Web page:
Balto. Co. homeless count drops slightly from 2010 high

First-time, family homelessness raise concerns

March 13, 2011|By Mary Gail Hare, The Baltimore Sun

Baltimore County's annual homeless count found 881 people without a permanent place to stay, a slight decline from last year, while surveyors found 291 single- and two-parent families.

The overall count changed by only 10 people, unlike in 2010, when the total jumped 25 percent. But officials as well as faith and community groups remain concerned with the level of first-time and family homelessness, said Sue Bull, the county's coordinator of homeless services. This year's survey was the first to have a category for homeless families

"There is a notable difference in the number of chronically homeless families, most of which are headed by a single parent," Bull said

Baltimore County, like jurisdictions across Maryland and the nation, has seen an increasing number of parents seeking emergency housing with their children. The number of homeless single parents and couples with children has more than doubled in the past five years, according to the county Department of Social Services.

According to the National Coalition for the Homeless, people with children are among the fastest-growing segments of the homeless population. A 2007 survey by the U.S. Conference of Mayors found that families with children made up 23 percent of the homeless population.

Of those counted in the county, 27 percent are children living with their families, most of them in county shelters. The median age of survey participants was 31 to 50, and 57 percent were men. The volunteers found 59 military veterans, who are eligible for numerous benefits that officials said could help them overcome their situation.

The volunteers, who promised anonymity to those surveyed, asked 15 basic questions, including the cause of homelessness, where participants had slept the night before and whether they had any source of income. Eviction and job loss continue to be the primary causes for those who have lost their homes, Bull said.

"We keep hearing that the economic picture is getting better," said Joe Liberto, vice president of Baltimore County Communities for the Homeless, a volunteer advocacy group. "But there is a lag time and many are still struggling to pick up the pieces."

The data gathered is critical to securing money from the federal Department of Housing and Urban Development for transitional housing programs, outreach centers, havens from domestic violence, and shelters for families and singles. HUD requires jurisdictions to conduct a one-day survey, which the county calls "a snapshot in time," at least once every two years. Many jurisdictions do an annual count.

"These 881 are not the entire population," Bull said of the Baltimore County survey. "In one day, we could never find everyone. This is a much bigger issue."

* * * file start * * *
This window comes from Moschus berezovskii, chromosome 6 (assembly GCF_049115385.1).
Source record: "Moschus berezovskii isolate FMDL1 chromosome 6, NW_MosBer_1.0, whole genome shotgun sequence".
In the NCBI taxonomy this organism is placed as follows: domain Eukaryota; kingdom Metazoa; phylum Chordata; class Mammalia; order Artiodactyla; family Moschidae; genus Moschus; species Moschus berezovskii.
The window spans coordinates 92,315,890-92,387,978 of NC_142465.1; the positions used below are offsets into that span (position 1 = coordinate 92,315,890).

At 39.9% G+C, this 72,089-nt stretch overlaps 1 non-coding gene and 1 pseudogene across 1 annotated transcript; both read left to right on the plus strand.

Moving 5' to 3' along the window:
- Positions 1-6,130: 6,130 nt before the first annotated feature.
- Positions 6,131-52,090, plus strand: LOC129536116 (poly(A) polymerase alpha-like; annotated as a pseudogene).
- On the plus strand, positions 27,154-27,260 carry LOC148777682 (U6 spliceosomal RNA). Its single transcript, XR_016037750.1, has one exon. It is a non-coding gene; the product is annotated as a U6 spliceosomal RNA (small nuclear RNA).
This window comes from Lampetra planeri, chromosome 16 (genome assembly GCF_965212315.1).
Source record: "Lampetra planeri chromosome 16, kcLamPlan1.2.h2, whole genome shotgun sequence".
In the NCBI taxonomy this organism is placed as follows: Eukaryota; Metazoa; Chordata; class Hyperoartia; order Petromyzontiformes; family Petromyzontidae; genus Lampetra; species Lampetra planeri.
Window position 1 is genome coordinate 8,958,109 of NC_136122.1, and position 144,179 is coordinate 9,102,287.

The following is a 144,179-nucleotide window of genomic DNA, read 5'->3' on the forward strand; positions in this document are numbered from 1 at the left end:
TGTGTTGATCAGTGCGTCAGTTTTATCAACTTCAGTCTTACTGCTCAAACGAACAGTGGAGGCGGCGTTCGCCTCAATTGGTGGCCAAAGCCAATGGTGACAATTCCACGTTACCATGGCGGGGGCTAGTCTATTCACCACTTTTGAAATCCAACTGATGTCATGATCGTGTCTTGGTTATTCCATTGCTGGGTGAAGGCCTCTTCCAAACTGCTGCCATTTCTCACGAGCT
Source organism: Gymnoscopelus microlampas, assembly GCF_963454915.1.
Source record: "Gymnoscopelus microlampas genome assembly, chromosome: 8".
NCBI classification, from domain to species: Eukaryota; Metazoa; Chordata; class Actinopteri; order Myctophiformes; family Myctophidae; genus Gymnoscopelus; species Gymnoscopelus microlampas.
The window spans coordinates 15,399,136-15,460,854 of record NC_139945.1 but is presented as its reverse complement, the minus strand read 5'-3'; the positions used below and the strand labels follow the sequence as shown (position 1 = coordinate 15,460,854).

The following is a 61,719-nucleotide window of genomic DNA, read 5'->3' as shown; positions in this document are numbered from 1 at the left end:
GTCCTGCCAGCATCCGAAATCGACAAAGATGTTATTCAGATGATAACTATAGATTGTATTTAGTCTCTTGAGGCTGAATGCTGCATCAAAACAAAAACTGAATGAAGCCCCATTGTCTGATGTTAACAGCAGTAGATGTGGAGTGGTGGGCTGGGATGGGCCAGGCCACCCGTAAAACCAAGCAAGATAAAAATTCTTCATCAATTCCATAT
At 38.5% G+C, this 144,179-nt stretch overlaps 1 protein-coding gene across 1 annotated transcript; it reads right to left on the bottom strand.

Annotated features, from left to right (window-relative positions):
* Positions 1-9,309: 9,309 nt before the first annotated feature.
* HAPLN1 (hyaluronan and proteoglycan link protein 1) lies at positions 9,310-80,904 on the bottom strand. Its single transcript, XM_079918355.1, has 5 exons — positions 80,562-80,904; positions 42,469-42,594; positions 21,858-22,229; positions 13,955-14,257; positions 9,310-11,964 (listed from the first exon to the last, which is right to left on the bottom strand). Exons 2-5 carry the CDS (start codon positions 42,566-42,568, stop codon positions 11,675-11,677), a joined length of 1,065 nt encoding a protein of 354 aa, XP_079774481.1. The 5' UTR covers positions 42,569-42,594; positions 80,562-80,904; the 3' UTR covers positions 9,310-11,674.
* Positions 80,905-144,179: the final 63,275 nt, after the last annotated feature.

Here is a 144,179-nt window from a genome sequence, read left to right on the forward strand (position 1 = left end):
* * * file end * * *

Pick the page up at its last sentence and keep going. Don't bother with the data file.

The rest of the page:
Harford County's homeless numbers have increased steadily from 152 in 2009 to 243 this year. The county conducted its survey on Jan. 27, the day after a 10-inch snowfall. Its volunteers found 243 homeless, nearly all of whom were in shelters, including 29 families with children. Thirteen of those surveyed said they would have been on the streets, but they were doubled up with other homeless who had used the county's emergency motel vouchers. Nearly half of those counted were homeless for the first time.

"Although our numbers are increasing, we are sheltering people as well as we can, especially through the winter months," said Patricia Hammond, Harford's community development coordinator. "Our faith-based groups are serving us well during this time of funding challenges."

Baltimore City conducted an overnight count on Jan. 24 and expanded the areas surveyed. Officials do not expect to see the results until next month.

On any given day, 550 men, women and children are living in one of Baltimore County's homeless shelters, officials say. Counselors receive an average of 40 calls daily from those asking for beds. Hundreds are living on county streets, sleeping in doorways or on steam grates. Nearly 2,000 homeless children attended county schools last year.

Baltimore County conducted the survey Jan. 20, a cold but sunny day. About 50 trained volunteers, along with Bull and her staff, fanned out across the county. They collected information at shelters, the offices of social services, soup kitchens and public libraries. They located wooded encampments and found 314 people who said they were living on the street.

Even in the dead of winter with several temporary shelters available, 14 percent of those surveyed said they had spent the previous night on the street, Bull said.

The county's annual rally for the homeless is set for April 4 in Towson. The event begins with a light dinner at 5:45 p.m. at Trinity Episcopal Church, 120 Allegheny Ave. Participants will march to the County Courthouse in time for the 7 p.m. council meeting, where several speakers plan to address officials on homelessness.

Information: or 410-887-3677.

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